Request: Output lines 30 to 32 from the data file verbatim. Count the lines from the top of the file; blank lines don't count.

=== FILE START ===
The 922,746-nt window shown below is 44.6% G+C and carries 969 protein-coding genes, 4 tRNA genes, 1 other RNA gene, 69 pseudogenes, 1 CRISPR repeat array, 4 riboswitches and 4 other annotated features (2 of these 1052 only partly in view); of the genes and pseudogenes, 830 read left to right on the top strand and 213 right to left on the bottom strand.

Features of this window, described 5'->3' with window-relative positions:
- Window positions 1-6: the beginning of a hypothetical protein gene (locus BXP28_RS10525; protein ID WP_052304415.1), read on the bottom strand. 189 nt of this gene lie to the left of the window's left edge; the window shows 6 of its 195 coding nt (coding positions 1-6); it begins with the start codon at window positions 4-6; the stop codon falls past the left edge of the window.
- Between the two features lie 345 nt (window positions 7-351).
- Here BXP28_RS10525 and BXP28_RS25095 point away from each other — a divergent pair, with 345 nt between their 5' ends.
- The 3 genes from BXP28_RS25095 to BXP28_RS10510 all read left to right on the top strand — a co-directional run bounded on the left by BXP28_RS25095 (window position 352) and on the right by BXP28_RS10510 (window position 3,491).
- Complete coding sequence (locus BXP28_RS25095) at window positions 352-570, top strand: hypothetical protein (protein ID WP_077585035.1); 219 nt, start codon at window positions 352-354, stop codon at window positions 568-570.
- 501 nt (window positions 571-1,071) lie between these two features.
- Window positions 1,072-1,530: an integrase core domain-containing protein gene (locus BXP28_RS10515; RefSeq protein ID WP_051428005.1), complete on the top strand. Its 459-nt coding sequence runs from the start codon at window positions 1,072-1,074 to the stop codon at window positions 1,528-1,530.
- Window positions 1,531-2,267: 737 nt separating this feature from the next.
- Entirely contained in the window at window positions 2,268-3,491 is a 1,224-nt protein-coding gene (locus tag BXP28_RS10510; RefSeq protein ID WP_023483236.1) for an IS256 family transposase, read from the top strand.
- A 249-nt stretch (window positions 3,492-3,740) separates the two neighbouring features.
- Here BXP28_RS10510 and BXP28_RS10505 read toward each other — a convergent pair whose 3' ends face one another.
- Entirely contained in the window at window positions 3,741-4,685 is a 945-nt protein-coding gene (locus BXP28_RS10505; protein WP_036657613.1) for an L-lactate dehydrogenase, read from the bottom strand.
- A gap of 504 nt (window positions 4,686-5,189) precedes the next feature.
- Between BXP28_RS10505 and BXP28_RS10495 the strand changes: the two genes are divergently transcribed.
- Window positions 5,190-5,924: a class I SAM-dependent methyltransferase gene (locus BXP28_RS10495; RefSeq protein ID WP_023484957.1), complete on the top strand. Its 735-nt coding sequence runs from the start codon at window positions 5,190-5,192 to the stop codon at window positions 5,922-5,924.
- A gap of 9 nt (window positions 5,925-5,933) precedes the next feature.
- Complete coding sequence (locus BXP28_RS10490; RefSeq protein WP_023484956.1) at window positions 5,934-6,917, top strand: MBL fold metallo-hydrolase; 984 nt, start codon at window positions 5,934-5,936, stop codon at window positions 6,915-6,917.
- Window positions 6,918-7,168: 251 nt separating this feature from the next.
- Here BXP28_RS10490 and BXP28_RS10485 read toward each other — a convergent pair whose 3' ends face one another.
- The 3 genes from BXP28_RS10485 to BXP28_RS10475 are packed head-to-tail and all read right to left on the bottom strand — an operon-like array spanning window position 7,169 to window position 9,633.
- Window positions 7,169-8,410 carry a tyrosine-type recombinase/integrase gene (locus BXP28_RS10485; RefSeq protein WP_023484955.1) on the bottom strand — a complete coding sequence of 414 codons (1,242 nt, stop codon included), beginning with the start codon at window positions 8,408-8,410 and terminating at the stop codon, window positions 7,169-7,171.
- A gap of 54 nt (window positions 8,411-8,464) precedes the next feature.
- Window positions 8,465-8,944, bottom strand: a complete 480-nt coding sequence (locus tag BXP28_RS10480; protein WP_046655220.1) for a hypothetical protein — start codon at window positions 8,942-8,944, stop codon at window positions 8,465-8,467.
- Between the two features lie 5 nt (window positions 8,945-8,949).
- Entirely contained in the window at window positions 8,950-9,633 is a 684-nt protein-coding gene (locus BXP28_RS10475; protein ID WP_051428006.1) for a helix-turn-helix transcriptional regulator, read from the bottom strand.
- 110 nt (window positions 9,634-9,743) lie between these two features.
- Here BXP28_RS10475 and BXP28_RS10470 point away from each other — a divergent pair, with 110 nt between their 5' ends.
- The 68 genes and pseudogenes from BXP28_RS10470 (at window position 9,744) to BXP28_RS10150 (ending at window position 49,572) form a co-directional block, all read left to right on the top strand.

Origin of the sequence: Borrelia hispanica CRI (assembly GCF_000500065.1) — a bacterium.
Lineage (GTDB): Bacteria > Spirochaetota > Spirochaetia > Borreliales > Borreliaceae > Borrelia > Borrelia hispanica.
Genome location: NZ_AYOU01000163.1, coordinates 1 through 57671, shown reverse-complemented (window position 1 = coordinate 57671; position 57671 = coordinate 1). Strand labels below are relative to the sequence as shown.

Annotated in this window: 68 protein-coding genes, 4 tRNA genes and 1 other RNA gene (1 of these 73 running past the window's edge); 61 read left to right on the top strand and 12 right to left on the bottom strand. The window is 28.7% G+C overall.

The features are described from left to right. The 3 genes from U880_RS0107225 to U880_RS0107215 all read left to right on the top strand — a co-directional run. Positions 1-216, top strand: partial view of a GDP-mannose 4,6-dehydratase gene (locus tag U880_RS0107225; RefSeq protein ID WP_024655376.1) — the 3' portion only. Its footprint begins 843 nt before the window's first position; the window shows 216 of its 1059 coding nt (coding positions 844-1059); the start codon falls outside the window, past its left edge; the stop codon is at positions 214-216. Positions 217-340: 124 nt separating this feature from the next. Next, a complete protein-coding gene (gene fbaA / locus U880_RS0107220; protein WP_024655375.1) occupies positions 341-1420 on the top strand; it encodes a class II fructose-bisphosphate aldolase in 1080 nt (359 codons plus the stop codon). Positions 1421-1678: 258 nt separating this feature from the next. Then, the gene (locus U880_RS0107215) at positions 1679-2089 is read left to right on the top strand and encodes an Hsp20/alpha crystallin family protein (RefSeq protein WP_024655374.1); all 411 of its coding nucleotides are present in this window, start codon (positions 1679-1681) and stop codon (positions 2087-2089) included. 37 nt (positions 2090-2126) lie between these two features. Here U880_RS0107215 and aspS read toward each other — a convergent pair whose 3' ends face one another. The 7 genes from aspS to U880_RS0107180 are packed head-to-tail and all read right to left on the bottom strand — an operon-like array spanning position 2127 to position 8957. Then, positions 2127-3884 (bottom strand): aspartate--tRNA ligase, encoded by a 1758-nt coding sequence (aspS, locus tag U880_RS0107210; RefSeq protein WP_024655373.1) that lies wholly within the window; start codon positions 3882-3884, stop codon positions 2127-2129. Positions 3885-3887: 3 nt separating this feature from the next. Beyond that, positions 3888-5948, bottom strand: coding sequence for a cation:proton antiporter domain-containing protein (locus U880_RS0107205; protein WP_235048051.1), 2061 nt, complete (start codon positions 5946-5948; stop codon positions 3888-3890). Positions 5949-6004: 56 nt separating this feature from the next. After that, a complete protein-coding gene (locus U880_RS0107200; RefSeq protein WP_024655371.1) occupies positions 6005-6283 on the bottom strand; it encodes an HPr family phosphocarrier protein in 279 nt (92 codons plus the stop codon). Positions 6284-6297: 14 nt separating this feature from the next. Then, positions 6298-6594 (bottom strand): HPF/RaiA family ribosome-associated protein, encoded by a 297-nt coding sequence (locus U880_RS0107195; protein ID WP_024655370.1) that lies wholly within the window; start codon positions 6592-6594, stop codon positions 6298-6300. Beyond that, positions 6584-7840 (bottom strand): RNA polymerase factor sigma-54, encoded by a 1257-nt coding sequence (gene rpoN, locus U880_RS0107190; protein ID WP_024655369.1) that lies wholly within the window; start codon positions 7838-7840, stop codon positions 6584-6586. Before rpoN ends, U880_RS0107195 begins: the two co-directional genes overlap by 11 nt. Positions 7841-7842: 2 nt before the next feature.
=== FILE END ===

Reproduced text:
- The 68 genes and pseudogenes from BXP28_RS10470 (at window position 9,744) to BXP28_RS10150 (ending at window position 49,572) form a co-directional block, all read left to right on the top strand.

Origin of the sequence: Borrelia hispanica CRI (assembly GCF_000500065.1) — a bacterium.
Lineage (GTDB): Bacteria > Spirochaetota > Spirochaetia > Borreliales > Borreliaceae > Borrelia > Borrelia hispanica.